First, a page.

Despite the horror of it all, one of the most amusing stories of the day involves the public reaction to Britain's Royal Horticultural Society's decision to allow the presence of garden gnomes — those adorable, elfin statues people put in their yards, and sometimes, as in Amélie and Travelocity ads, help to travel the world — at this year's Chelsea Flower Show. Hint: People did not like it! Not at all! (But some did, defending their gnomes, "proud and loud," writes Sarah Lyall in The New York Times.)
There were gnome-reactions aplenty. Some involved "people all but fleeing in horror when the word was mentioned." Stalwarts put their gnomes right out there, front and center, in their exhibits. Waffling types hid their gnomes, then removed them. "And then there were the Hewitt brothers, Paul and Richard, who were exhibiting greenhouses and who showed up dressed in gnome outfits that they had purchased on eBay and accessorized with beards they had fashioned themselves." They'd thought lots of people present would have similar outfits on. They were wrong.
The Chelsea Flower Show is a pretty fancy event, "the horticultural society’s most important and influential occasion in this gardening-mad country, drawing Britain’s top gardeners and thousands of horticulture enthusiasts," explains Lyall. Hence, not all were amused by the common presence of the quirky, kitschy garden gnome in this distinguished affair. That notwithstanding, lots of people adore gnomes, and garden gnomes are some of the more popular variety. “'There are a lot of people who are gnome fanatics, who will literally buy any gnome going,' said Sally Chambers, décor brand manager at Solus, a company offering gardening-related products that has sold 200,000 gnomes in its Woodland Wilf line since 2009." I don't even have a garden, but I've got my eye on this gnome.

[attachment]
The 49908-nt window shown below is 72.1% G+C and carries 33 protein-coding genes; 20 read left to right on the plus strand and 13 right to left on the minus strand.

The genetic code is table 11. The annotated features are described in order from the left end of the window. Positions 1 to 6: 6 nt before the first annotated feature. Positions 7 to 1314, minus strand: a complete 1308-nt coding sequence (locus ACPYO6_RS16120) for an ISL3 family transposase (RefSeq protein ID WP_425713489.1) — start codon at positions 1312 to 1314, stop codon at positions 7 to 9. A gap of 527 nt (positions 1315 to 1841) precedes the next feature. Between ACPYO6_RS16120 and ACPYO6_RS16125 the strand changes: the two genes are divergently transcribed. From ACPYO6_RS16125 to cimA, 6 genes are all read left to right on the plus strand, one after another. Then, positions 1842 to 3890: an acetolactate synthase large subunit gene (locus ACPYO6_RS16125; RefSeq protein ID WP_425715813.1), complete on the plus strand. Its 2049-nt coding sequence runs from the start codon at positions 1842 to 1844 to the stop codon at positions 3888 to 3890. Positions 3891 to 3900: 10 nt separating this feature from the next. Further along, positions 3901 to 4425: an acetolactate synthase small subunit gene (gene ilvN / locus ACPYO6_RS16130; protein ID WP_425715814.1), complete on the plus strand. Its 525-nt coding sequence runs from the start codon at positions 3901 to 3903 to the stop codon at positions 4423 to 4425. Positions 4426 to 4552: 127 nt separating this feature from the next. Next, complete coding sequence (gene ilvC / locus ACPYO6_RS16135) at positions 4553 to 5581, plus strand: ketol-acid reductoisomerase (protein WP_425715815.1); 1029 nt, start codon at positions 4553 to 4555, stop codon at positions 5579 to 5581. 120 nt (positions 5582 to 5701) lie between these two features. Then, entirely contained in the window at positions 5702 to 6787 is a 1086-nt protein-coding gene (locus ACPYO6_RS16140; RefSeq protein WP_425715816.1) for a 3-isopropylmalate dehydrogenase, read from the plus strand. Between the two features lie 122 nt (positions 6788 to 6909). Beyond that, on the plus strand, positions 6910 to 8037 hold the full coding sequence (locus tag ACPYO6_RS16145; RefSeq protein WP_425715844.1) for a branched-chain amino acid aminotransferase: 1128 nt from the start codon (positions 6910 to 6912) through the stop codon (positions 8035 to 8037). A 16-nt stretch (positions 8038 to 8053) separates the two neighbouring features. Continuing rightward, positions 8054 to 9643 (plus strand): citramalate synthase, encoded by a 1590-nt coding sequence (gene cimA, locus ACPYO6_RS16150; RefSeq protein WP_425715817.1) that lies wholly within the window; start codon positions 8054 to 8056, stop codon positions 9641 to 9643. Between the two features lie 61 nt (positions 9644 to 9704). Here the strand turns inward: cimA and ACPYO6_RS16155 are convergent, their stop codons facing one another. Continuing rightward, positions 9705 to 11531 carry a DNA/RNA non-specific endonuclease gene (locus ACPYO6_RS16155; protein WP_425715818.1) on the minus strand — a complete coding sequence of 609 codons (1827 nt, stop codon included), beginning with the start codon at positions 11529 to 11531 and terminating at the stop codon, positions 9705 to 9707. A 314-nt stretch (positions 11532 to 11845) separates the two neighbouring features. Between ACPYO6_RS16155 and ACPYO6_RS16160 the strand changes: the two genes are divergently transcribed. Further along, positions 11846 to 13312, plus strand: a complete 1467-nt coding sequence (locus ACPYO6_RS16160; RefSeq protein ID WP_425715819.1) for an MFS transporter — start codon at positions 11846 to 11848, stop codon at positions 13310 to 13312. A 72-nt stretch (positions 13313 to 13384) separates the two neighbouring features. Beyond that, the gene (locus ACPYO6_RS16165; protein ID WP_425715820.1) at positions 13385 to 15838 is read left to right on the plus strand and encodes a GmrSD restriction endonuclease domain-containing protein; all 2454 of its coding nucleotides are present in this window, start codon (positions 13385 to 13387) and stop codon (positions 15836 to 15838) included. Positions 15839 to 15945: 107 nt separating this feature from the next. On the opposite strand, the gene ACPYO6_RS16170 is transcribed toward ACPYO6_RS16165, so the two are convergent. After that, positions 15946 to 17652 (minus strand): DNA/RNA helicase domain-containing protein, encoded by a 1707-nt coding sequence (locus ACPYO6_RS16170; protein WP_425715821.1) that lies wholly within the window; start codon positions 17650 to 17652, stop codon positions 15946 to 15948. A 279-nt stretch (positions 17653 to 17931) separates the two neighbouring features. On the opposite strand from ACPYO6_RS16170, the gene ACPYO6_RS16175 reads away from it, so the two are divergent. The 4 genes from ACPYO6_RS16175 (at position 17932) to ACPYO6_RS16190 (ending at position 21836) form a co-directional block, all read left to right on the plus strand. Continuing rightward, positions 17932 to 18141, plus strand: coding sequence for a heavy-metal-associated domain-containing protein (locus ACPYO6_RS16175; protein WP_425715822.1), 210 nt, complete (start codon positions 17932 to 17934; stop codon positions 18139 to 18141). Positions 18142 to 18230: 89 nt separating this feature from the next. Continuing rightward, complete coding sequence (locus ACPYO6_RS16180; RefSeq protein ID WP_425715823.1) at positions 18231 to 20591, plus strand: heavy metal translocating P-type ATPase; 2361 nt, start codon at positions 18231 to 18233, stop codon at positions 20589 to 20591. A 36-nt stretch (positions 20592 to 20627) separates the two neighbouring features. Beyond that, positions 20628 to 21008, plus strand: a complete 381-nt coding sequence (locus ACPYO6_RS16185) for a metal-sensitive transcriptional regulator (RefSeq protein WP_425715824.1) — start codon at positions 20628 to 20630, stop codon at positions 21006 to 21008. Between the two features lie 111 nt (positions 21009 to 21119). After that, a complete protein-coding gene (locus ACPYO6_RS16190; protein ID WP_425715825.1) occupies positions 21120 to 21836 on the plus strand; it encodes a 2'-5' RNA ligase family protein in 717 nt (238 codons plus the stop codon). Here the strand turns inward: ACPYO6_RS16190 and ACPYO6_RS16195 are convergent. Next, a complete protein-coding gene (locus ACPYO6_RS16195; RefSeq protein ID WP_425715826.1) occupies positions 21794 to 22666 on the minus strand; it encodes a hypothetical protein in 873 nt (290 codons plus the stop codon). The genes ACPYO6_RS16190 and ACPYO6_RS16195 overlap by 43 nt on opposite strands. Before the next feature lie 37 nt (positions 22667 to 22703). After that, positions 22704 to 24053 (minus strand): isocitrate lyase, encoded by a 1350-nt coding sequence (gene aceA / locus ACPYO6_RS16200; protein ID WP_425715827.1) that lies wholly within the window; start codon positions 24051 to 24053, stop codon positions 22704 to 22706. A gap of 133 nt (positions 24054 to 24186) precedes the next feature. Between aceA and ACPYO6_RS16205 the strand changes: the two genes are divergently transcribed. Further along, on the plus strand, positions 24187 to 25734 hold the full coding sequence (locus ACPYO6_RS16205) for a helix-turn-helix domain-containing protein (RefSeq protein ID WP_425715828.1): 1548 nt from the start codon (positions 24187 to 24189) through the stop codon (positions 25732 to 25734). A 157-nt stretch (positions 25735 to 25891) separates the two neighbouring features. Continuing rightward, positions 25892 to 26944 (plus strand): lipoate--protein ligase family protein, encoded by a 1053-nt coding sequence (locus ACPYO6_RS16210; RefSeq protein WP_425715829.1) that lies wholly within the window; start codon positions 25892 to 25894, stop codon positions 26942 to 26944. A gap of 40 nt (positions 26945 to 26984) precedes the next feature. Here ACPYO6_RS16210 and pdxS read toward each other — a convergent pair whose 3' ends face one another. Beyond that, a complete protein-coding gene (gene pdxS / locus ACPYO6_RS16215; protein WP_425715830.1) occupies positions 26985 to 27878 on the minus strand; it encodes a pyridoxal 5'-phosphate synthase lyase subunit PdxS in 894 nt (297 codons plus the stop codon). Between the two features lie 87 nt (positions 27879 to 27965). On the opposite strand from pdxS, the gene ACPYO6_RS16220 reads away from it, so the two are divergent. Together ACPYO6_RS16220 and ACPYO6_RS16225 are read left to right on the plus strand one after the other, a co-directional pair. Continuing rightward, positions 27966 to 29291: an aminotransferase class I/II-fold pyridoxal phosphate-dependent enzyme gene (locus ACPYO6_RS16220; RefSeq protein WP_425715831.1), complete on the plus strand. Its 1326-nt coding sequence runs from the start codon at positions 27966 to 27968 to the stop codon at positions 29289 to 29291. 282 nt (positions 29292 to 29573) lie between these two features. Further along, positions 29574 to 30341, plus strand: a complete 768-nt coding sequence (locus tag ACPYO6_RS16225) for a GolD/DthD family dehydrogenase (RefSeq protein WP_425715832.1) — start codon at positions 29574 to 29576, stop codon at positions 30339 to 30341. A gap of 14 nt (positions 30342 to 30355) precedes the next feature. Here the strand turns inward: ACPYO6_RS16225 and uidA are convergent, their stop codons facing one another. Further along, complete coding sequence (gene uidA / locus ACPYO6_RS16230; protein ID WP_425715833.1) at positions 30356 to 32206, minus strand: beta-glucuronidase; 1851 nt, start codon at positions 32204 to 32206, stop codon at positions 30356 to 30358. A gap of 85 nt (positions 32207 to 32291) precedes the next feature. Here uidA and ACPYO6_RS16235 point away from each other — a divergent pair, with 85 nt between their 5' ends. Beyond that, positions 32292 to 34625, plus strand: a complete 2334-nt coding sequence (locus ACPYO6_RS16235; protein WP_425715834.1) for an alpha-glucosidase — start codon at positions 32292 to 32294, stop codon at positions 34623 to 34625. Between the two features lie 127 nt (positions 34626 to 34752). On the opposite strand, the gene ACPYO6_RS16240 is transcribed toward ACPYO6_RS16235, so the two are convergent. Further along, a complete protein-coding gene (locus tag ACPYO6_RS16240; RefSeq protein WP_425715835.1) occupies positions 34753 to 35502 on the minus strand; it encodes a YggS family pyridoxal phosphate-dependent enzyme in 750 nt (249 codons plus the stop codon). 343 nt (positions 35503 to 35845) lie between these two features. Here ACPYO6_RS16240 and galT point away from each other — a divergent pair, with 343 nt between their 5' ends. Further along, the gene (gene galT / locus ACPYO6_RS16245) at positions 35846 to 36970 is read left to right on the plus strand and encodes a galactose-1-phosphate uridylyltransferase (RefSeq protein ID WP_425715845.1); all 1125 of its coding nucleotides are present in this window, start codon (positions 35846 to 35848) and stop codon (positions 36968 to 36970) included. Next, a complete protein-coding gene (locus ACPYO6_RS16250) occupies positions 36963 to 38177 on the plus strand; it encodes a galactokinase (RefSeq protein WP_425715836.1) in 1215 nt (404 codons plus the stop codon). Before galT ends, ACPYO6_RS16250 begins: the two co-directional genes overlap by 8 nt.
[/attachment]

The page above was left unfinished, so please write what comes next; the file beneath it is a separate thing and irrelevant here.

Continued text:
Whether you like gnomes or not, what you may not know is that gnomes are not just gnomes. They are potentially viral entities, to be photographed and displayed and sold on the Internet, to be put wherever a person likes, to be played tricks with (hidden in strange places; in one reported case, "decapitated" — not nice!), to be dressed up in creative attire, and even to be used to unify groups or society. Lyall reports, “'Gnomes are very symbolic in English gardens, as an anti-class statement,' said Mr. Llewelyn-Bowen, who happened to be passing by his painted gnome as he prepared to tour the garden show. He said he had a colony of gnomes in his garden."
Despite a certain amount of resistance from gnome snobs at the show, there appears to have been a marked surge in diplomatic gnome relations this year. But in 2014 there will be no gnomes at the Chelsea Flower Show at all. The lifting of the no-gnome decree was, alas, only for its centenary year, or, you might call it, The Year of the Gnome.
Image via Shutterstock by Ariel Bravy.
This article is from the archive of our partner The Wire.
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